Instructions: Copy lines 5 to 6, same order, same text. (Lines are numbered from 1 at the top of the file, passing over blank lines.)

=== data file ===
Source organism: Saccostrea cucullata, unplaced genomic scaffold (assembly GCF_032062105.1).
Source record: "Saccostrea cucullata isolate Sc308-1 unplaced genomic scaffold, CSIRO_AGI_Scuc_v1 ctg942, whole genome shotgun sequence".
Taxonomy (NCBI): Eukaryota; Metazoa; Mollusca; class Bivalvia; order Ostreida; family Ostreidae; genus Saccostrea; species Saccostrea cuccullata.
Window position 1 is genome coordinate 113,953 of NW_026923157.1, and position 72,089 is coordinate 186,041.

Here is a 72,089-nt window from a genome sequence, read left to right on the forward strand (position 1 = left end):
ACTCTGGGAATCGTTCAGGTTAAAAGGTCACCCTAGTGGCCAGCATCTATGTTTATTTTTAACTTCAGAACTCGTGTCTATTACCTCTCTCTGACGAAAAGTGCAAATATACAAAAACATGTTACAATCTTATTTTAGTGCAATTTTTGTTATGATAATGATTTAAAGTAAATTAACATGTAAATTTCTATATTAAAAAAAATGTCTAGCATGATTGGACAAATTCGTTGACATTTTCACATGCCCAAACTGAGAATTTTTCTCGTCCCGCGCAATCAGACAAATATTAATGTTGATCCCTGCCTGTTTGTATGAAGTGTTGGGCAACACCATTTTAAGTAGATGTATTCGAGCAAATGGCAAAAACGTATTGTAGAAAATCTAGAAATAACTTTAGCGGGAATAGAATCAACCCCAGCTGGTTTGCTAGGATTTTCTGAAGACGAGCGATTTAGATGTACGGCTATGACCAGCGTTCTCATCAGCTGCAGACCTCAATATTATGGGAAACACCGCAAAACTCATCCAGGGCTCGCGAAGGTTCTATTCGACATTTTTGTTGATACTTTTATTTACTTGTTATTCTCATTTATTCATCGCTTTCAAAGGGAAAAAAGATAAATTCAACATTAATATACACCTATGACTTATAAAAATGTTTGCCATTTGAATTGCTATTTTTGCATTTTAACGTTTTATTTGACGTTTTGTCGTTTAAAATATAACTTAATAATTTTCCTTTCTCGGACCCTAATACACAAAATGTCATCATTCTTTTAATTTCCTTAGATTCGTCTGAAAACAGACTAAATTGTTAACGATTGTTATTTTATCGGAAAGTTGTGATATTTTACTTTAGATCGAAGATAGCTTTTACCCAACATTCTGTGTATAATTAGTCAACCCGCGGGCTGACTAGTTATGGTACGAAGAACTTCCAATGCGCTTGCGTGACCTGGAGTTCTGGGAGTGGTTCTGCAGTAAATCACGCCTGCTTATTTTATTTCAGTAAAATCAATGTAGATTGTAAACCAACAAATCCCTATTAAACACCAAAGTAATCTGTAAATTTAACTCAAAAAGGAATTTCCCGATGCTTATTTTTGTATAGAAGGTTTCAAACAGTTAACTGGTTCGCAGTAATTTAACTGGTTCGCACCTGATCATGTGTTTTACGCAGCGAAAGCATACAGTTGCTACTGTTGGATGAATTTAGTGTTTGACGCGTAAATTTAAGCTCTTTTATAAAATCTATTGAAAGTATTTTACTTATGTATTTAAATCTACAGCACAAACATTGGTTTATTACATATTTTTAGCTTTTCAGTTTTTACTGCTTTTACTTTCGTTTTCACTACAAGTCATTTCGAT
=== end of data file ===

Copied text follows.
Here is a 72,089-nt window from a genome sequence, read left to right on the forward strand (position 1 = left end):
ACTCTGGGAATCGTTCAGGTTAAAAGGTCACCCTAGTGGCCAGCATCTATGTTTATTTTTAACTTCAGAACTCGTGTCTATTACCTCTCTCTGACGAAAAGTGCAAATATACAAAAACATGTTACAATCTTATTTTAGTGCAATTTTTGTTATGATAATGATTTAAAGTAAATTAACATGTAAATTTCTATATTAAAAAAAATGTCTAGCATGATTGGACAAATTCGTTGACATTTTCACATGCCCAAACTGAGAATTTTTCTCGTCCCGCGCAATCAGACAAATATTAATGTTGATCCCTGCCTGTTTGTATGAAGTGTTGGGCAACACCATTTTAAGTAGATGTATTCGAGCAAATGGCAAAAACGTATTGTAGAAAATCTAGAAATAACTTTAGCGGGAATAGAATCAACCCCAGCTGGTTTGCTAGGATTTTCTGAAGACGAGCGATTTAGATGTACGGCTATGACCAGCGTTCTCATCAGCTGCAGACCTCAATATTATGGGAAACACCGCAAAACTCATCCAGGGCTCGCGAAGGTTCTATTCGACATTTTTGTTGATACTTTTATTTACTTGTTATTCTCATTTATTCATCGCTTTCAAAGGGAAAAAAGATAAATTCAACATTAATATACACCTATGACTTATAAAAATGTTTGCCATTTGAATTGCTATTTTTGCATTTTAACGTTTTATTTGACGTTTTGTCGTTTAAAATATAACTTAATAATTTTCCTTTCTCGGACCCTAATACACAAAATGTCATCATTCTTTTAATTTCCTTAGATTCGTCTGAAAACAGACTAAATTGTTAACGATTGTTATTTTATCGGAAAGTTGTGATATTTTACTTTAGATCGAAGATAGCTTTTACCCAACATTCTGTGTATAATTAGTCAACCCGCGGGCTGACTAGTTATGGTACGAAGAACTTCCAATGCGCTTGCGTGACCTGGAGTTCTGGGAGTGGTTCTGCAGTAAATCACGCCTGCTTATTTTATTTCAGTAAAATCAATGTAGATTGTAAACCAACAAATCCCTATTAAACACCAAAGTAATCTGTAAATTTAACTCAAAAAGGAATTTCCCGATGCTTATTTTTGTATAGAAGGTTTCAAACAGTTAACTGGTTCGCAGTAATTTAACTGGTTCGCACCTGATCATGTGTTTTACGCAGCGAAAGCATACAGTTGCTACTGTTGGATGAATTTAGTGTTTGACGCGTAAATTTAAGCTCTTTTATAAAATCTATTGAAAGTATTTTACTTATGTATTTAAATCTACAGCACAAACATTGGTTTATTACATATTTTTAGCTTTTCAGTTTTTACTGCTTTTACTTTCGTTTTCACTACAAGTCATTTCGAT